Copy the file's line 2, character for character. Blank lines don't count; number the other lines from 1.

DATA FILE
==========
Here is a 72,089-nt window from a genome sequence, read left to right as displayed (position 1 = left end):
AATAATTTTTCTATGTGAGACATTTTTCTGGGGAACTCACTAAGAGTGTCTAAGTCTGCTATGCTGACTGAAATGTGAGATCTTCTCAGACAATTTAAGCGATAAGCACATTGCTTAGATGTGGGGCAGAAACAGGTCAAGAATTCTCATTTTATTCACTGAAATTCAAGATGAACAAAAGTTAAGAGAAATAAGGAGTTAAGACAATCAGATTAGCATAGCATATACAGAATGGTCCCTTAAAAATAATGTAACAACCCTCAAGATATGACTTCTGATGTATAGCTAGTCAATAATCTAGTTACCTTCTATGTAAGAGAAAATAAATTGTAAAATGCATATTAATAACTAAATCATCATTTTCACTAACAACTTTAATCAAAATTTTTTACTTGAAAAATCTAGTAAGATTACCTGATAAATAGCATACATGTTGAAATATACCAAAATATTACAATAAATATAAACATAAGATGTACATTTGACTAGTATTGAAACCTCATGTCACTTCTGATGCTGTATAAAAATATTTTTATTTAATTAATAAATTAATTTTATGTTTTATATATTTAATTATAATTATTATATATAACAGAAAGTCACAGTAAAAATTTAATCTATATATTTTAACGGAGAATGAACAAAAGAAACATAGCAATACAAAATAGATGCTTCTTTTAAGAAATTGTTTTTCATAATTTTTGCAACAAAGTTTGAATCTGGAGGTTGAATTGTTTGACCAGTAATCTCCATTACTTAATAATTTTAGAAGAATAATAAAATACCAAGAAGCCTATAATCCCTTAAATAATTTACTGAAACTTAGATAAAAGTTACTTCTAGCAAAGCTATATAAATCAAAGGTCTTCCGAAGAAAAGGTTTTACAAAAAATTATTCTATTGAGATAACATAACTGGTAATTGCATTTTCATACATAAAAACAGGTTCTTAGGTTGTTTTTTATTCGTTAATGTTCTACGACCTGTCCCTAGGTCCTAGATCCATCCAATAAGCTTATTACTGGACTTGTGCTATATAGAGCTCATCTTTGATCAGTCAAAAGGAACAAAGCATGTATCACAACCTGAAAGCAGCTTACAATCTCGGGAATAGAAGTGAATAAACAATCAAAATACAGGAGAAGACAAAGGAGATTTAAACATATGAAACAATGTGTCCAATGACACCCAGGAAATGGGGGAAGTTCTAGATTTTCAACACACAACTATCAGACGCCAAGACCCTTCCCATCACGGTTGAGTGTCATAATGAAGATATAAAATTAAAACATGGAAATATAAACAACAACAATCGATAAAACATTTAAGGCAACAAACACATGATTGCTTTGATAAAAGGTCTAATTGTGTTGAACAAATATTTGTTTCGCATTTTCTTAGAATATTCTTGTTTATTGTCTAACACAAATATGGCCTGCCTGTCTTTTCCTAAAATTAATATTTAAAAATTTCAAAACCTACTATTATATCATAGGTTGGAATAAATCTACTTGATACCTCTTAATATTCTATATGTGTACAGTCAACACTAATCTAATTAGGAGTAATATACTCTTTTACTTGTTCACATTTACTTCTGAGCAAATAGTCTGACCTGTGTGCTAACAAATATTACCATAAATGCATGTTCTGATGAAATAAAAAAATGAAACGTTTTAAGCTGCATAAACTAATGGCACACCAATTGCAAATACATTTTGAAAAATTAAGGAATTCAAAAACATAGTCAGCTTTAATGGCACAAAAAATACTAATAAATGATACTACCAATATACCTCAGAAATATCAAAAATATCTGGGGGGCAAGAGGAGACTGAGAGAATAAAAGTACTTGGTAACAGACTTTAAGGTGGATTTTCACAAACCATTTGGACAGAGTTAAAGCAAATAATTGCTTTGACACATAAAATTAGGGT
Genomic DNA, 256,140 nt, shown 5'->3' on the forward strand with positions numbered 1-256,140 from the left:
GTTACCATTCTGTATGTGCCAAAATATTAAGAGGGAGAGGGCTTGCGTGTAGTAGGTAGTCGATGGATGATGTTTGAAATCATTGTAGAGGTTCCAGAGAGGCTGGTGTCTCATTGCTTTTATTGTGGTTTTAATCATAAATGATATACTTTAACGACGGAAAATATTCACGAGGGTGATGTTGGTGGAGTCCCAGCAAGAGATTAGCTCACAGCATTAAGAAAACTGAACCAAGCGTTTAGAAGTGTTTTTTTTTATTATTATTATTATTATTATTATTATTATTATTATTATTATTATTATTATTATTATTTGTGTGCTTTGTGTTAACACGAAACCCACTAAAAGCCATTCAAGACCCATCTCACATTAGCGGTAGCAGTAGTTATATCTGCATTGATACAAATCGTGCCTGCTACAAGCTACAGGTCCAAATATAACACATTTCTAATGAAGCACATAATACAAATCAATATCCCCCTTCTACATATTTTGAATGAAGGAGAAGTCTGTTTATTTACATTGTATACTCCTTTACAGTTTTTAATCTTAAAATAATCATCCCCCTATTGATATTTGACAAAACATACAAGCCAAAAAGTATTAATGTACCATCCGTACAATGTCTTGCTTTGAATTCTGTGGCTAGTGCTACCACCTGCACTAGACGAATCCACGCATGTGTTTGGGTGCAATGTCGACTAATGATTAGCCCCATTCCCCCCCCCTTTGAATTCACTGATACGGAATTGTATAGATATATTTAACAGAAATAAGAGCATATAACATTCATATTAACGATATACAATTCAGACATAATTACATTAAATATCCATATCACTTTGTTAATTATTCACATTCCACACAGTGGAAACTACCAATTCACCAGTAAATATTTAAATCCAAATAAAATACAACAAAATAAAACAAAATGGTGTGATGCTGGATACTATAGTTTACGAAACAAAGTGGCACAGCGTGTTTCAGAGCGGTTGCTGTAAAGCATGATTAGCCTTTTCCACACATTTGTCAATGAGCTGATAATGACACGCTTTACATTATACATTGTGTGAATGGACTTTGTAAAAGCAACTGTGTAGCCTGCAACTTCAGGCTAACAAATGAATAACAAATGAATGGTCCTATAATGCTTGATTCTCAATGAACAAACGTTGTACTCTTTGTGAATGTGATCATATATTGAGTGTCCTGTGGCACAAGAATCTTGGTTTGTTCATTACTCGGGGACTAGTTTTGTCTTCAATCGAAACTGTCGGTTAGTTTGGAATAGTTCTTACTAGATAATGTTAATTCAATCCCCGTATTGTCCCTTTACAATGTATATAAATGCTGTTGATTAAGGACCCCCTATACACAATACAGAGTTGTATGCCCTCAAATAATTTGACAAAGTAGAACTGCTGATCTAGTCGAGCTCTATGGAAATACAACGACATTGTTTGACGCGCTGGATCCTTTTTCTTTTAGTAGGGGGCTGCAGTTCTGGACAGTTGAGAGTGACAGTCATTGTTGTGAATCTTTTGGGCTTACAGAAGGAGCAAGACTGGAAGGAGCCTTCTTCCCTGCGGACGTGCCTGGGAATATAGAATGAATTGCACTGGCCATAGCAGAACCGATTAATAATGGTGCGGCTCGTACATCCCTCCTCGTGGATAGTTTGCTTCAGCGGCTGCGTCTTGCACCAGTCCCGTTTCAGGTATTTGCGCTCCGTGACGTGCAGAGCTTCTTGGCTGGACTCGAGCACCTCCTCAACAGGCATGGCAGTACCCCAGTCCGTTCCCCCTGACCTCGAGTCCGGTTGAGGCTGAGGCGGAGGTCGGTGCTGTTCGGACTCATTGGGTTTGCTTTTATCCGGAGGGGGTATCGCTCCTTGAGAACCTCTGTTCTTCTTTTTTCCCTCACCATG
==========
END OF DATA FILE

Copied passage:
AATAATTTTTCTATGTGAGACATTTTTCTGGGGAACTCACTAAGAGTGTCTAAGTCTGCTATGCTGACTGAAATGTGAGATCTTCTCAGACAATTTAAGCGATAAGCACATTGCTTAGATGTGGGGCAGAAACAGGTCAAGAATTCTCATTTTATTCACTGAAATTCAAGATGAACAAAAGTTAAGAGAAATAAGGAGTTAAGACAATCAGATTAGCATAGCATATACAGAATGGTCCCTTAAAAATAATGTAACAACCCTCAAGATATGACTTCTGATGTATAGCTAGTCAATAATCTAGTTACCTTCTATGTAAGAGAAAATAAATTGTAAAATGCATATTAATAACTAAATCATCATTTTCACTAACAACTTTAATCAAAATTTTTTACTTGAAAAATCTAGTAAGATTACCTGATAAATAGCATACATGTTGAAATATACCAAAATATTACAATAAATATAAACATAAGATGTACATTTGACTAGTATTGAAACCTCATGTCACTTCTGATGCTGTATAAAAATATTTTTATTTAATTAATAAATTAATTTTATGTTTTATATATTTAATTATAATTATTATATATAACAGAAAGTCACAGTAAAAATTTAATCTATATATTTTAACGGAGAATGAACAAAAGAAACATAGCAATACAAAATAGATGCTTCTTTTAAGAAATTGTTTTTCATAATTTTTGCAACAAAGTTTGAATCTGGAGGTTGAATTGTTTGACCAGTAATCTCCATTACTTAATAATTTTAGAAGAATAATAAAATACCAAGAAGCCTATAATCCCTTAAATAATTTACTGAAACTTAGATAAAAGTTACTTCTAGCAAAGCTATATAAATCAAAGGTCTTCCGAAGAAAAGGTTTTACAAAAAATTATTCTATTGAGATAACATAACTGGTAATTGCATTTTCATACATAAAAACAGGTTCTTAGGTTGTTTTTTATTCGTTAATGTTCTACGACCTGTCCCTAGGTCCTAGATCCATCCAATAAGCTTATTACTGGACTTGTGCTATATAGAGCTCATCTTTGATCAGTCAAAAGGAACAAAGCATGTATCACAACCTGAAAGCAGCTTACAATCTCGGGAATAGAAGTGAATAAACAATCAAAATACAGGAGAAGACAAAGGAGATTTAAACATATGAAACAATGTGTCCAATGACACCCAGGAAATGGGGGAAGTTCTAGATTTTCAACACACAACTATCAGACGCCAAGACCCTTCCCATCACGGTTGAGTGTCATAATGAAGATATAAAATTAAAACATGGAAATATAAACAACAACAATCGATAAAACATTTAAGGCAACAAACACATGATTGCTTTGATAAAAGGTCTAATTGTGTTGAACAAATATTTGTTTCGCATTTTCTTAGAATATTCTTGTTTATTGTCTAACACAAATATGGCCTGCCTGTCTTTTCCTAAAATTAATATTTAAAAATTTCAAAACCTACTATTATATCATAGGTTGGAATAAATCTACTTGATACCTCTTAATATTCTATATGTGTACAGTCAACACTAATCTAATTAGGAGTAATATACTCTTTTACTTGTTCACATTTACTTCTGAGCAAATAGTCTGACCTGTGTGCTAACAAATATTACCATAAATGCATGTTCTGATGAAATAAAAAAATGAAACGTTTTAAGCTGCATAAACTAATGGCACACCAATTGCAAATACATTTTGAAAAATTAAGGAATTCAAAAACATAGTCAGCTTTAATGGCACAAAAAATACTAATAAATGATACTACCAATATACCTCAGAAATATCAAAAATATCTGGGGGGCAAGAGGAGACTGAGAGAATAAAAGTACTTGGTAACAGACTTTAAGGTGGATTTTCACAAACCATTTGGACAGAGTTAAAGCAAATAATTGCTTTGACACATAAAATTAGGGT